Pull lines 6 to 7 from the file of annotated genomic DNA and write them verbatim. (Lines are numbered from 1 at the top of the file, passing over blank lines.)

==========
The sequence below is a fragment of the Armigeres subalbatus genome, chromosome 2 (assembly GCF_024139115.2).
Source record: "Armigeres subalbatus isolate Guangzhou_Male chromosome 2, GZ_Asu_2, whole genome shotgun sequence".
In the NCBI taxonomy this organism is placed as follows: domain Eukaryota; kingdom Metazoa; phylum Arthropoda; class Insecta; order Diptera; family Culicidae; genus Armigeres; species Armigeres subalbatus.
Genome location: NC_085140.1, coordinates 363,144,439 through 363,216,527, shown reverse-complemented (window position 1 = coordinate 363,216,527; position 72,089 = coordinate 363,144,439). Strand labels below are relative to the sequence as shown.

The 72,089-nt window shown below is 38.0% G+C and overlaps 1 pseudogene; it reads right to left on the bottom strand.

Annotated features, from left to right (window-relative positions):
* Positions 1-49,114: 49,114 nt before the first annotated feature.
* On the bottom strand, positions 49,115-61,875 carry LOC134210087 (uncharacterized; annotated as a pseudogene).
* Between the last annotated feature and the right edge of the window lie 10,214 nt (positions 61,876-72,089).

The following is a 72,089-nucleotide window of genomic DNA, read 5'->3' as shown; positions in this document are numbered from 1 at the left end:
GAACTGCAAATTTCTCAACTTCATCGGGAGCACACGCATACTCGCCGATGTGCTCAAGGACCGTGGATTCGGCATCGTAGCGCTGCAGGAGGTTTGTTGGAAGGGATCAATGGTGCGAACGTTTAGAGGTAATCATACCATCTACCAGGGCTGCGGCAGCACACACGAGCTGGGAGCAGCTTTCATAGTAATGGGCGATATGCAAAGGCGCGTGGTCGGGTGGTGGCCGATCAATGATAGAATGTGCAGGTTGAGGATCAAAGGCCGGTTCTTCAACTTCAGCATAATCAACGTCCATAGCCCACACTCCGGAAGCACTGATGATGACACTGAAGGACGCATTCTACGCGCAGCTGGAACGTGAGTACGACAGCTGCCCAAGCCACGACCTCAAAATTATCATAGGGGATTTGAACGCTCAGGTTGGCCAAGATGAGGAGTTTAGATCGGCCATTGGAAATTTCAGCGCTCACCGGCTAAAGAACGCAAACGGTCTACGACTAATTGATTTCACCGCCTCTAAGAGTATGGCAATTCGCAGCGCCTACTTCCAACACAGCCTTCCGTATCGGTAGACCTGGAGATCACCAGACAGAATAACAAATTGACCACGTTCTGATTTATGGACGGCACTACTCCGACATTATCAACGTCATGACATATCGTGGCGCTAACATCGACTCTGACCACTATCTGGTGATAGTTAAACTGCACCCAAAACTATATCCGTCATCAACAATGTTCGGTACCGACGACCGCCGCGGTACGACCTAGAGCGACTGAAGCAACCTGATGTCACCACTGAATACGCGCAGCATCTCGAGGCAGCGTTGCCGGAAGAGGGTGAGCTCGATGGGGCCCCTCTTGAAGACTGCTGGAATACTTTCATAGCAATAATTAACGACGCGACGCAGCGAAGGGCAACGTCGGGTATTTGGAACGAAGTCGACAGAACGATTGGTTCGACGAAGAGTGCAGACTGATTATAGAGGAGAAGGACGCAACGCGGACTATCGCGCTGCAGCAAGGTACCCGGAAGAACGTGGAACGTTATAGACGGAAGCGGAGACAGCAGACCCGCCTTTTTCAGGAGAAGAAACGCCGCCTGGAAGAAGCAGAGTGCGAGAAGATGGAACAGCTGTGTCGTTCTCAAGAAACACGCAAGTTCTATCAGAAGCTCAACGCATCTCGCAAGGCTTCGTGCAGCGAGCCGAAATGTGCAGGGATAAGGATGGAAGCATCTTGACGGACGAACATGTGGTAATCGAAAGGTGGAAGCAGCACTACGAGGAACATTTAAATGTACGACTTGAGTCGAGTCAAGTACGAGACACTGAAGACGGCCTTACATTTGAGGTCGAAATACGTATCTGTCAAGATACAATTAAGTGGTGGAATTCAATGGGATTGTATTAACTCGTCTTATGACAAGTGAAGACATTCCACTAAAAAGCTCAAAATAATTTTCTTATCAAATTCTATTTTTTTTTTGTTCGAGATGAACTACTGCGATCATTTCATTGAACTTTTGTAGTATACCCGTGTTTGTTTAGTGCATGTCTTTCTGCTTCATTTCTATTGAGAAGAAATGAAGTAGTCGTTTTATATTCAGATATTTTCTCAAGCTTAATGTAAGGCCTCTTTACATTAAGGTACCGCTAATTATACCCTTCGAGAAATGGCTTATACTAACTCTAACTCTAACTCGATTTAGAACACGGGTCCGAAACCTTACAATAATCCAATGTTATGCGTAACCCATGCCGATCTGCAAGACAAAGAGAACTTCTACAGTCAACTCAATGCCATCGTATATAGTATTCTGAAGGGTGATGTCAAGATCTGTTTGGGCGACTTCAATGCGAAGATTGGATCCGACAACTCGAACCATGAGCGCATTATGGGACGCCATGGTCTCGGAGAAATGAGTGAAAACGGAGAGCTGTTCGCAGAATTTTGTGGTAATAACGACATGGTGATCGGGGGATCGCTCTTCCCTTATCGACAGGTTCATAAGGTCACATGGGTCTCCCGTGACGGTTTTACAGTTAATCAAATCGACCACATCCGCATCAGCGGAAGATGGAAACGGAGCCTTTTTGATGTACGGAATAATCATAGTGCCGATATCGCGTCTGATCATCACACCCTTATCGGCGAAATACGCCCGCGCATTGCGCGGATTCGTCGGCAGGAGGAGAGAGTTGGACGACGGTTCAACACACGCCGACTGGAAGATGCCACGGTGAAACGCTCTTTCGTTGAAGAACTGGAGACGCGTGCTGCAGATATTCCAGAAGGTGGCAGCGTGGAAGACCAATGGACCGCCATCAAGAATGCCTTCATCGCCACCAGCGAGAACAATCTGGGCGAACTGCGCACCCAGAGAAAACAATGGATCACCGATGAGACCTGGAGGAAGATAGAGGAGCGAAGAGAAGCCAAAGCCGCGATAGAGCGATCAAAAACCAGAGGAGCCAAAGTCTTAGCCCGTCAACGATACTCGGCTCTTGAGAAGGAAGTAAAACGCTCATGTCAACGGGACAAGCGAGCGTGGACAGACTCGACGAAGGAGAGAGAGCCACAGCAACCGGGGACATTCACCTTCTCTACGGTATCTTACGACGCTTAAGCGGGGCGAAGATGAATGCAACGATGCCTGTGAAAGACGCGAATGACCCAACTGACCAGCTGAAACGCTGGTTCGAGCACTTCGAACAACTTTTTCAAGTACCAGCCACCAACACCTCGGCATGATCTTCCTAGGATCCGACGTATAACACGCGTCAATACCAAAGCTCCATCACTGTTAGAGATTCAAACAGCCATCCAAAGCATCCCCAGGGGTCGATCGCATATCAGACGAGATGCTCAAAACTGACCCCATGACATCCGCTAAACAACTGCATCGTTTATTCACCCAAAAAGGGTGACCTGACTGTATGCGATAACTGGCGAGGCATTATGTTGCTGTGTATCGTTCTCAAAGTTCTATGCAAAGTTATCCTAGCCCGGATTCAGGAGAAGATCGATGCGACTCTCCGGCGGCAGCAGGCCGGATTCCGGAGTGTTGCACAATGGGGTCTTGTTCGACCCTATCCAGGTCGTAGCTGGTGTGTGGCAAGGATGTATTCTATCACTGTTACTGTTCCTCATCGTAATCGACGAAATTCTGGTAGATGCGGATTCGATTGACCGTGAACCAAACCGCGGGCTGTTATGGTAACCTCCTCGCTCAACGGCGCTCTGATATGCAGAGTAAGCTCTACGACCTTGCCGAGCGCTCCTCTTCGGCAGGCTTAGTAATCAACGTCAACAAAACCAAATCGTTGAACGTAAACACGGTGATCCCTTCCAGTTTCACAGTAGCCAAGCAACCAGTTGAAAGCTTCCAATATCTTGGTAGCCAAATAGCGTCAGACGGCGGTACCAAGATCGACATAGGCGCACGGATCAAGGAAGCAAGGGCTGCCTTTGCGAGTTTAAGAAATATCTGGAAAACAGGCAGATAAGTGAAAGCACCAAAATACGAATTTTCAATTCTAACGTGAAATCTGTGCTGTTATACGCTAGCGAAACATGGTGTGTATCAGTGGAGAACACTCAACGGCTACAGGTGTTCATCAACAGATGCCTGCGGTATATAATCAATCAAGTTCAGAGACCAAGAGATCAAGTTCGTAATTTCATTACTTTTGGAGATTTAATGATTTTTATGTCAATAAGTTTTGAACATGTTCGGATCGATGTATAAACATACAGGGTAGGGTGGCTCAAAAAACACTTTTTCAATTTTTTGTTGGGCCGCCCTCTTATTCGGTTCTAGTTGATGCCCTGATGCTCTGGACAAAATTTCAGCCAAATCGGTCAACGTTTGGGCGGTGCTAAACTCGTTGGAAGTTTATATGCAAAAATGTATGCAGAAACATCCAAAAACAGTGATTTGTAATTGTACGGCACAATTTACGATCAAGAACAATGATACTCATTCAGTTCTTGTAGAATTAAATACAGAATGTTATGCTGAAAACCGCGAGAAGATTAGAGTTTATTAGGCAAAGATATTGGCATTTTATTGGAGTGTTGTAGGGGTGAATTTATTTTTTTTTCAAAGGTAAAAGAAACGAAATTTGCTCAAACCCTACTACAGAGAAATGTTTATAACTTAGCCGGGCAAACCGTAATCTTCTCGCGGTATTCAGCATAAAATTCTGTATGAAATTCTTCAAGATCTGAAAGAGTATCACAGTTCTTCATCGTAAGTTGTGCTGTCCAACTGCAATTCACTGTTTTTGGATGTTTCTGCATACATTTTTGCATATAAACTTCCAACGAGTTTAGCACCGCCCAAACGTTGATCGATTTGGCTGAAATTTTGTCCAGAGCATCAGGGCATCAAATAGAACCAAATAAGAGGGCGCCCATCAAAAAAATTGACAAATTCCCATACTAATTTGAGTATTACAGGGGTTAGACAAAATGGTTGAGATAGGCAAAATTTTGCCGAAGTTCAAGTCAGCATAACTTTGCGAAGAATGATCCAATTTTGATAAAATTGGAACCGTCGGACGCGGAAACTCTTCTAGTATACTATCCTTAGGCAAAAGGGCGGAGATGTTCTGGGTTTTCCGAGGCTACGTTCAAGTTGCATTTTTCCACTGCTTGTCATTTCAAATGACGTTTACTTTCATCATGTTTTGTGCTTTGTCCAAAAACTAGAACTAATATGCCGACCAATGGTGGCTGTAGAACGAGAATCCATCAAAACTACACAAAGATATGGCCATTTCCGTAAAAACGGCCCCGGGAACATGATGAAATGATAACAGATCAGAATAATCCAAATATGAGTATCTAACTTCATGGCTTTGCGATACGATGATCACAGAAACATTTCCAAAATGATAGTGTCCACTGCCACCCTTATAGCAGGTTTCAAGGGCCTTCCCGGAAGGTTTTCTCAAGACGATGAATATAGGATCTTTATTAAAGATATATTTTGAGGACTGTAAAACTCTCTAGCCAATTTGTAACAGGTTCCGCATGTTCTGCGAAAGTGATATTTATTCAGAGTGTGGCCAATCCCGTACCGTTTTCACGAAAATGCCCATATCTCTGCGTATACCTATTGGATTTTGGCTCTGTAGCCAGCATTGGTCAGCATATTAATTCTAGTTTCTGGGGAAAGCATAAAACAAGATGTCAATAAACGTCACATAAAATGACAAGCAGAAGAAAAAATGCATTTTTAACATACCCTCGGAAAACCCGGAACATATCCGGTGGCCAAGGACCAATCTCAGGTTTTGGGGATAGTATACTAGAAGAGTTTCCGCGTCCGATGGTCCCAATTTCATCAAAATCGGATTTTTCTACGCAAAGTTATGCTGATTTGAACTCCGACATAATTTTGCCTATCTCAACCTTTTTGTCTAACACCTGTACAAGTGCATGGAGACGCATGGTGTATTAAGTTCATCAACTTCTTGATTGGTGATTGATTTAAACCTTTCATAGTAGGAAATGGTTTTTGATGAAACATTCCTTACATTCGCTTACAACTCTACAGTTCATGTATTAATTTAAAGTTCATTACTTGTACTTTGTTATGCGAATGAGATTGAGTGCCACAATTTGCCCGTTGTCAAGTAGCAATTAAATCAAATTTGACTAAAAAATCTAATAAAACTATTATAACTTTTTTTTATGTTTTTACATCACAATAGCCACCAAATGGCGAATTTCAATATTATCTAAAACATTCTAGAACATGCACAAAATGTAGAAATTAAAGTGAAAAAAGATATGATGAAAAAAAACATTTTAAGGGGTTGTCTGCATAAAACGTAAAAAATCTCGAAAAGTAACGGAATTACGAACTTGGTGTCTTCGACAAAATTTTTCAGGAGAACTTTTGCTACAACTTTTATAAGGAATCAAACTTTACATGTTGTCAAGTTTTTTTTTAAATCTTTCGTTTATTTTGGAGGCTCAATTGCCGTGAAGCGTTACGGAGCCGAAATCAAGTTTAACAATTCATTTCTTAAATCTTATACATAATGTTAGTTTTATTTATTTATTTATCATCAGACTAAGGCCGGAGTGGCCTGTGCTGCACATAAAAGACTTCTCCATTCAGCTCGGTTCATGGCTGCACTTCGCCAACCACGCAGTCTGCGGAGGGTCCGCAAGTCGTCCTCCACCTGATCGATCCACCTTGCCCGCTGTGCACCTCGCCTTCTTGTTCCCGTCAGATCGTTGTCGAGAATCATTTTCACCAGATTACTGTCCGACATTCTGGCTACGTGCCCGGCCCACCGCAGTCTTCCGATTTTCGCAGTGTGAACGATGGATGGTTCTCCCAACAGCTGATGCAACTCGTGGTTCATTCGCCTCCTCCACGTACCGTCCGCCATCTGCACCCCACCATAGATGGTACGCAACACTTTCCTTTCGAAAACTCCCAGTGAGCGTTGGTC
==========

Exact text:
Annotated features, from left to right (window-relative positions):
* Positions 1-49,114: 49,114 nt before the first annotated feature.